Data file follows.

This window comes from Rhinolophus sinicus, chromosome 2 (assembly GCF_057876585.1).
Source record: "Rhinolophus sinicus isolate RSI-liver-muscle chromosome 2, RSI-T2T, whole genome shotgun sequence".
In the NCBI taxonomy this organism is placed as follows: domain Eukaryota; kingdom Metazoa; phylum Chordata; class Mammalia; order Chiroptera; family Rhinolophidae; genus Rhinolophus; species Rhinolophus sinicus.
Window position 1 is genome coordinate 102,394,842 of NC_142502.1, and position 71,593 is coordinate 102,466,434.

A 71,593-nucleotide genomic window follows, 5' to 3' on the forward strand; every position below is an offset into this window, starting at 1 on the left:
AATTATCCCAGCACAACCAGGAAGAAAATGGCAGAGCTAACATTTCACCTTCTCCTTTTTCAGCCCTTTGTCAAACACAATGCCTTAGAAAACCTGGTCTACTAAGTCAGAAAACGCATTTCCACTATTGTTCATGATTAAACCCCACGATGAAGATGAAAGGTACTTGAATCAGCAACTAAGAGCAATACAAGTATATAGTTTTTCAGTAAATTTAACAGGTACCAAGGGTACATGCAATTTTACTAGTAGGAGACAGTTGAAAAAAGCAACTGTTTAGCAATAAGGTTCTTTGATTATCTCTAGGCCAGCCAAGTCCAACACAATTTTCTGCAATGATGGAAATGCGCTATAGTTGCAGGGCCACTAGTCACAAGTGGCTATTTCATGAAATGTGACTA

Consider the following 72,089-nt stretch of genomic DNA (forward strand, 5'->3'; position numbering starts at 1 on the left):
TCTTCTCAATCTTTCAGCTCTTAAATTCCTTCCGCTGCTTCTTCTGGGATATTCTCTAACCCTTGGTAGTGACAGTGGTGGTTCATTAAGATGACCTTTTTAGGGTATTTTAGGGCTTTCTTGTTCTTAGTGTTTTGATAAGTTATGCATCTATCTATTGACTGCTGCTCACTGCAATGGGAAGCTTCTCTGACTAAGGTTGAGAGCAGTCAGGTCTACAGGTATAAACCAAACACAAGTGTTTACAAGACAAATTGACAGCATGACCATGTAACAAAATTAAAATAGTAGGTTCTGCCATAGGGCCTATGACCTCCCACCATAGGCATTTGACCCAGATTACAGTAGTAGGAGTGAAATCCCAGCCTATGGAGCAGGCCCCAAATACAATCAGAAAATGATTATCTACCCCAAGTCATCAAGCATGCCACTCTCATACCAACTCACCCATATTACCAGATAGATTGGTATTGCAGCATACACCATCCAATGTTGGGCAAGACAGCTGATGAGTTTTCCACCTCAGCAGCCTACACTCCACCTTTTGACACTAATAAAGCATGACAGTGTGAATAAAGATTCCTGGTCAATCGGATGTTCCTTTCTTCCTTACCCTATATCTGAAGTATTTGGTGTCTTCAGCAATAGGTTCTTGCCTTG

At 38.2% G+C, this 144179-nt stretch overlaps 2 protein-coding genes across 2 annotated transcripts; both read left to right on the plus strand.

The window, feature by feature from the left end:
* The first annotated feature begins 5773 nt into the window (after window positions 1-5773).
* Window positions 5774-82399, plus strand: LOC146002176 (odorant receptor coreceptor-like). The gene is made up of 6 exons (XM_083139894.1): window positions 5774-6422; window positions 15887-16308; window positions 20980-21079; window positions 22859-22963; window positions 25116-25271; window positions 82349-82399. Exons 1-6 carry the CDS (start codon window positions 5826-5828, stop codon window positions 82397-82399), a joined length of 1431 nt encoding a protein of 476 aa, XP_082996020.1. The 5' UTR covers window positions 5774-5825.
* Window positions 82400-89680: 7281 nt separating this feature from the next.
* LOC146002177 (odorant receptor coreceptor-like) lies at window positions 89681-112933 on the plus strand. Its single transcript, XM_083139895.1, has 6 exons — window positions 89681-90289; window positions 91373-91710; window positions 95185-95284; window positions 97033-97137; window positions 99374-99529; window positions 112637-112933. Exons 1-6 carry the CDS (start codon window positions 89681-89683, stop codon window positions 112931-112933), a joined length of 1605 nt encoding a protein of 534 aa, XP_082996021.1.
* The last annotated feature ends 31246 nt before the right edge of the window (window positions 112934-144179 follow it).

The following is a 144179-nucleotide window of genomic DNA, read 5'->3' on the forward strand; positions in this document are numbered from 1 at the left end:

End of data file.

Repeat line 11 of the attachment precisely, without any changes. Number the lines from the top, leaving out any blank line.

* The first annotated feature begins 5773 nt into the window (after window positions 1-5773).